Before you can automate your practice – you’ve got to actually start it up and get it going. So if you’re still at the start-up phase, consider this a short, quick, no-BS guide of what you’ve got to get done. It’s not legal advice so please don’t look at it that way.
It’s an amazing feeling in a person’s life when they make the commitment to become an entrepreneur. The process can be exhilarating and yet at the same time, it can be a bit frightening.
Starting a Registered Investment Advisory Firm can release those same emotions. How often have you wished you could do things for your clients with complete autonomy? Tired of having hierarchy and management breathing down your neck? Below are a few items of interest to assist those that wish to begin the process of starting their own RIA Firm.
Registered Investment Advisory firms are truly 100% fee-based and have a variety of competitors such as the remaining breed of fully-fledged brokers, Mutual Funds, Variable Annuities, and Hedge Funds. As an RIA firm one owns 100% of the firm and the revenue generated minus the operating expenses of course which the firm also controls. The firm selects the products it deems viable for the benefit of the clients.
- RIA firms build equity that can be monetized.
- Firms can have valuations of 1.8 to 3 time’s annualized revenue.
- Reliable recurring revenue stream.
To begin you’ll need to decide if you will do all the registration yourself, hire a lawyer or a firm that specializes in starting RIA’s. Below are a few things that need to be done regardless of who does them.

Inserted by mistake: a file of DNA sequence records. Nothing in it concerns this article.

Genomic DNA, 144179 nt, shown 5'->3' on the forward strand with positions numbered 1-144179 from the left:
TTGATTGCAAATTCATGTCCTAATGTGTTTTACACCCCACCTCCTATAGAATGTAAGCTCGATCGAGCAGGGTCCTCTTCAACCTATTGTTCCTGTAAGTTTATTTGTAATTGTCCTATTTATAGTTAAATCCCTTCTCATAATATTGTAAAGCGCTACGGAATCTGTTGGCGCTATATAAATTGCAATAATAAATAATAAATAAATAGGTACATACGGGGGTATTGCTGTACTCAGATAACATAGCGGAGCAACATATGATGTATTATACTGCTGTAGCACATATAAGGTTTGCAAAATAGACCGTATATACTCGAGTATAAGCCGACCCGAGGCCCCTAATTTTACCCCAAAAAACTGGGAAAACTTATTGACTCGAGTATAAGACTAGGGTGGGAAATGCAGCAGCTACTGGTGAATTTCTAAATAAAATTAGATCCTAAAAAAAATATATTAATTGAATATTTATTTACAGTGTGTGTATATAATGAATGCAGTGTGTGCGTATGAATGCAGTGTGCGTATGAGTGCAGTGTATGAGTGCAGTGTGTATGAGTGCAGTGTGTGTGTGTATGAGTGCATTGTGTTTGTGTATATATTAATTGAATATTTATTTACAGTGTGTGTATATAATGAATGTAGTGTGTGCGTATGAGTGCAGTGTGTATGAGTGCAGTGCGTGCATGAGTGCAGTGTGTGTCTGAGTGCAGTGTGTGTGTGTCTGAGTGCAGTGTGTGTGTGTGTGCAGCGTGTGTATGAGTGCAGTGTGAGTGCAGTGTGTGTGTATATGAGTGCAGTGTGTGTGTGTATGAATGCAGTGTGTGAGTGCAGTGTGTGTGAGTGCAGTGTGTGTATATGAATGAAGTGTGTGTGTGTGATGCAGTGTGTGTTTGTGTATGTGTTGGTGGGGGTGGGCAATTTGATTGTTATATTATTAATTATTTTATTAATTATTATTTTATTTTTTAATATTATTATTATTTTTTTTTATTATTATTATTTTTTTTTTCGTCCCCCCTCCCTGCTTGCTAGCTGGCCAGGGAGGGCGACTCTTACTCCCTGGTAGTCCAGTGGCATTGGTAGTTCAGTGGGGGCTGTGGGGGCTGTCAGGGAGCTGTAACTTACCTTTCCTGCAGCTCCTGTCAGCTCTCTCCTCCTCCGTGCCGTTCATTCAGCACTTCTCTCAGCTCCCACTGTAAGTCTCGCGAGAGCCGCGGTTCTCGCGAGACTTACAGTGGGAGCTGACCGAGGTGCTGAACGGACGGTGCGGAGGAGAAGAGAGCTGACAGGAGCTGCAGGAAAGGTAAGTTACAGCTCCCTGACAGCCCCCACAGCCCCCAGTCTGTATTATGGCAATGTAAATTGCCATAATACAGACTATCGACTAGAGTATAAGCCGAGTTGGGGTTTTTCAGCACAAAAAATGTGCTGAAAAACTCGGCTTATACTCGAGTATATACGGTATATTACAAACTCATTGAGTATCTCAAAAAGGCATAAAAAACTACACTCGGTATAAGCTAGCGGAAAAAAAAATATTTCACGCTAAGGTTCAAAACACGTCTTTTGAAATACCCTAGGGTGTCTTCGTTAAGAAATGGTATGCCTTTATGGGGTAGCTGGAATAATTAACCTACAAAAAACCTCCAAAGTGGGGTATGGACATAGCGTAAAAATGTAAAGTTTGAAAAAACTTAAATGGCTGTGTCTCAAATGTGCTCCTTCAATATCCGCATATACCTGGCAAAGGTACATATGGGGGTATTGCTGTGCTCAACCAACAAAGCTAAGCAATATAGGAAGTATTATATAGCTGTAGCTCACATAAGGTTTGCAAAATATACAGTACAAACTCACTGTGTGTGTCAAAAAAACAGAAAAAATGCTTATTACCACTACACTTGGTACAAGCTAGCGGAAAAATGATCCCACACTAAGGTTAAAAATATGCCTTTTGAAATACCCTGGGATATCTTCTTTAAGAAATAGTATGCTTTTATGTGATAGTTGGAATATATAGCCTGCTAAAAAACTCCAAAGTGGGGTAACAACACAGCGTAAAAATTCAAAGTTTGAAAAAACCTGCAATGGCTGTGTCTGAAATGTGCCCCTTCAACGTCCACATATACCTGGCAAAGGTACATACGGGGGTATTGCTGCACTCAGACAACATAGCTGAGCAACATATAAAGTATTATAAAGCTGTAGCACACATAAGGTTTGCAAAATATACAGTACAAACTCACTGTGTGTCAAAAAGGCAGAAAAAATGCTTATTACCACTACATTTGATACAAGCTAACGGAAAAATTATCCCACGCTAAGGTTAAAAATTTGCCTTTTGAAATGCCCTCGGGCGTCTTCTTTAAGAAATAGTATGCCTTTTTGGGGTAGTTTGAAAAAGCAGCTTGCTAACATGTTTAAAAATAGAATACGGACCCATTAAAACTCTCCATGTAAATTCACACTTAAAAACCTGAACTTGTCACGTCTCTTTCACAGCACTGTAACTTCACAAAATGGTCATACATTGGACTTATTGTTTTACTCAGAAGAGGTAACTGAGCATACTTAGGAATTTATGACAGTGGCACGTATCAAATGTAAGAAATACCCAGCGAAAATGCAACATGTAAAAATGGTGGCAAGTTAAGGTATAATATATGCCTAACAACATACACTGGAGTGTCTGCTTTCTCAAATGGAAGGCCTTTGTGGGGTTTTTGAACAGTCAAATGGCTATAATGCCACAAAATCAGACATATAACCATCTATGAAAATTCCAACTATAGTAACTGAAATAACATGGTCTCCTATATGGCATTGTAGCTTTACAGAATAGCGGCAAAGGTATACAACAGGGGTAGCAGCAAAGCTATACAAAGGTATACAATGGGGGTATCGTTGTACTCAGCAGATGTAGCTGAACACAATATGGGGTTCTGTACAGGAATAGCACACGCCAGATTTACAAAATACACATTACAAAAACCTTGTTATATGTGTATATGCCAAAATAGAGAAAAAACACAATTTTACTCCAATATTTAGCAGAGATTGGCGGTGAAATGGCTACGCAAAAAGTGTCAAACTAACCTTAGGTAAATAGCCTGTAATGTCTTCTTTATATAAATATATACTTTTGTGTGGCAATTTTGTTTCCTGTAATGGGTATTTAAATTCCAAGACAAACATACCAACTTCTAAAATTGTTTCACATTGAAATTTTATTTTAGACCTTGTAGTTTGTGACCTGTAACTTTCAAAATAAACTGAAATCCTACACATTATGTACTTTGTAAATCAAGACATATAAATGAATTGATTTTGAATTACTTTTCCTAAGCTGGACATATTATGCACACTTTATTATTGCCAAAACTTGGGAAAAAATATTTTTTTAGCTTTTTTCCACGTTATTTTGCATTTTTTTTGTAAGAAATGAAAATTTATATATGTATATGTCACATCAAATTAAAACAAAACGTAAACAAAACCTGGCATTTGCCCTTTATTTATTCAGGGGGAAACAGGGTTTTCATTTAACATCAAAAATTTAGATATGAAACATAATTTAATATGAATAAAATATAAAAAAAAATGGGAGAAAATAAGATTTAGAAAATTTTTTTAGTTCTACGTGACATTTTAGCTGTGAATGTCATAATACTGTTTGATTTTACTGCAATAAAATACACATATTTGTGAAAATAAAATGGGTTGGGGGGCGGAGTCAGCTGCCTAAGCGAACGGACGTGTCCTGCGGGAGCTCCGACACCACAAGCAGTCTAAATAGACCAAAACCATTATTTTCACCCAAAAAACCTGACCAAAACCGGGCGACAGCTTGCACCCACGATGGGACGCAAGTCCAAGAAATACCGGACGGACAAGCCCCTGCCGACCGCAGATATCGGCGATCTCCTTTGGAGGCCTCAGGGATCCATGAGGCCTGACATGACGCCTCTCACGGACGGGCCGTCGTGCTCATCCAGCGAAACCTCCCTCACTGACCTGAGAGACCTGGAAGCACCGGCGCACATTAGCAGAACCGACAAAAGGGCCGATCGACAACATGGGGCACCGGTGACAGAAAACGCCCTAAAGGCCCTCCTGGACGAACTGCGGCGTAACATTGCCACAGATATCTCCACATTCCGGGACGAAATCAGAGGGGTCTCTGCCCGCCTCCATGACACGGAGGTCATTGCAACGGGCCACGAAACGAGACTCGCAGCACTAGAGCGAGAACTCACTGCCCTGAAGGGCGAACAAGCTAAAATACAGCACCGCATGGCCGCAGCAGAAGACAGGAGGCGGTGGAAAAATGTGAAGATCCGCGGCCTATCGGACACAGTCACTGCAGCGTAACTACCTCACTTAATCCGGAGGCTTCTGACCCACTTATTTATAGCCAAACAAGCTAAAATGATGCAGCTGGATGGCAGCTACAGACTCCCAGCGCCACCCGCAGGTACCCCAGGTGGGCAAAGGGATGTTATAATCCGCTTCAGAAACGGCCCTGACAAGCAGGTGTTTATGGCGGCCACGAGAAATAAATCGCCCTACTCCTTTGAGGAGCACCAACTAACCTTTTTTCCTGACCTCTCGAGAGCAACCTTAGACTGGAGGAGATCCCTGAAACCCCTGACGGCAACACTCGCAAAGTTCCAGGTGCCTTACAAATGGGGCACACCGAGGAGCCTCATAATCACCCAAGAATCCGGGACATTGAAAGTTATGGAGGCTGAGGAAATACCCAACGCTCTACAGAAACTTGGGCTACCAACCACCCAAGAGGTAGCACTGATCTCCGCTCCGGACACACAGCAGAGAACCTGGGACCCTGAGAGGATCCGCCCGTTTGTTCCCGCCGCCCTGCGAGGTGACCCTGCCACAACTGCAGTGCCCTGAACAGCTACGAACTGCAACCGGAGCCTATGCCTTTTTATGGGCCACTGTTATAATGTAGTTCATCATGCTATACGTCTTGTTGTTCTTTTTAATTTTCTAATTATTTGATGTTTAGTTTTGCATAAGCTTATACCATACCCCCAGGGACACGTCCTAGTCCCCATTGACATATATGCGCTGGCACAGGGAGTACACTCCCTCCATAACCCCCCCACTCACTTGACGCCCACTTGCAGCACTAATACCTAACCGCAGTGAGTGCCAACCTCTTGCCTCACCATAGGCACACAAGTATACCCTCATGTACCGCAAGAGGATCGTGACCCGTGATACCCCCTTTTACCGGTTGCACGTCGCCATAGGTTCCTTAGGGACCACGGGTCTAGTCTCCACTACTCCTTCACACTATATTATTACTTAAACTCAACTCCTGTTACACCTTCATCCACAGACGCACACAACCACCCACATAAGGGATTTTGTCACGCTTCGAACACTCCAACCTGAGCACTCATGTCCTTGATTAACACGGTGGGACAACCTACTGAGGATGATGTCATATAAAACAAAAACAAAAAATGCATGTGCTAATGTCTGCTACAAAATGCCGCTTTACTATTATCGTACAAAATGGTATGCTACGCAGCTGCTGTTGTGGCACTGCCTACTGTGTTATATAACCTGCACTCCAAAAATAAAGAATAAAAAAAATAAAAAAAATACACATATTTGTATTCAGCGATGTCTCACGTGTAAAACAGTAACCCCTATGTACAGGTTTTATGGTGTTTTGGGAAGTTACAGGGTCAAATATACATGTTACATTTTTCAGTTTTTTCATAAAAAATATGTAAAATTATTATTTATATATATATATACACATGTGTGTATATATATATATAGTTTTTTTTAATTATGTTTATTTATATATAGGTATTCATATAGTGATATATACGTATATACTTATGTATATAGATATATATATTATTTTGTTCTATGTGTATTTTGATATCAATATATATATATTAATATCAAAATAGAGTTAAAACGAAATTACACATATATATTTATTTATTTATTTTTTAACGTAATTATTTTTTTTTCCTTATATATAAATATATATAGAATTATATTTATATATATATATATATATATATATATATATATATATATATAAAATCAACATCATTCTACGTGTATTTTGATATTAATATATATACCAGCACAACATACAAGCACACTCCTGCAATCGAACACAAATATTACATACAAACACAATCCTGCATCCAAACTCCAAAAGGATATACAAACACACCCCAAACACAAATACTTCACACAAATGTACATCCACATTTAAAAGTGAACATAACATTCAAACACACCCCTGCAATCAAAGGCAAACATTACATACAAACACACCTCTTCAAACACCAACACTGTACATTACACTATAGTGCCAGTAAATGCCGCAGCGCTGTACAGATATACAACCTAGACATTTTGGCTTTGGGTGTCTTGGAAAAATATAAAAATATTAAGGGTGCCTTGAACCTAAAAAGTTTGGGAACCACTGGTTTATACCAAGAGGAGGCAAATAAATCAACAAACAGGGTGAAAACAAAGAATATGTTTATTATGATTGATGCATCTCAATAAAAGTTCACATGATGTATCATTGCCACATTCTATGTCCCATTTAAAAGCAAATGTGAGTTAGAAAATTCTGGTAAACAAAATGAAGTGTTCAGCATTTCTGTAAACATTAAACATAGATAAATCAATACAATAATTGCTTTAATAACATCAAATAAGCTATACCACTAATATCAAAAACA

- You must start an S Corporation or LLC and register a business name.
- Decide if you’ll register with the SEC or State. Current laws require at least $100M under management to register with SEC. Check with your state laws for guidance if under $100M.
- The manager will need to have passed the series 65 or series 7 exams. In many states for certain professional designations such as CPA or CFP, the license is waived.
- Anticipate a variety of fees such as IA representative fee, form U-4 fee, either the IA firm registration fee (State Registered) or the Notice filing fee (SEC Registered).
- A wide variety of forms will need to be filed such as:
IARD Entitlement Forms – “IARD” (Investment Adviser Registration Depository) which is sponsored by the SEC and the NASAA (the association of state securities regulations, www.nasaa.org) but which is operated by FINRA. As the IARD system is an online system, these forms need to be manually completed and processed by FINRA before you can begin the registration process.
Form ADV – this is the form that all investment advisors complete. When a firm is registered with the SEC or within your state of business, filings can be seen here by typing in the advisor’s name.
Form ADV Part II – this is the part of Form ADV which provides more information on the advisor’s activities. It is sometimes referred to as the investment advisory “brochure.”
Form U4 – this form will need to be completed for all members of the firm which will be investment advisor representatives. If the IAR’s have been in the securities industry for a while, they will likely already have a U4 on file with FINRA.
Registration will generally take approx. 2-4 weeks for the SEC and anywhere from 2 weeks for a state such as (Michigan) and up to 8 weeks for a state such as (California) to become state registered.
For further information on how to start an RIA firm please go to the home page and register and/or contact us for further information.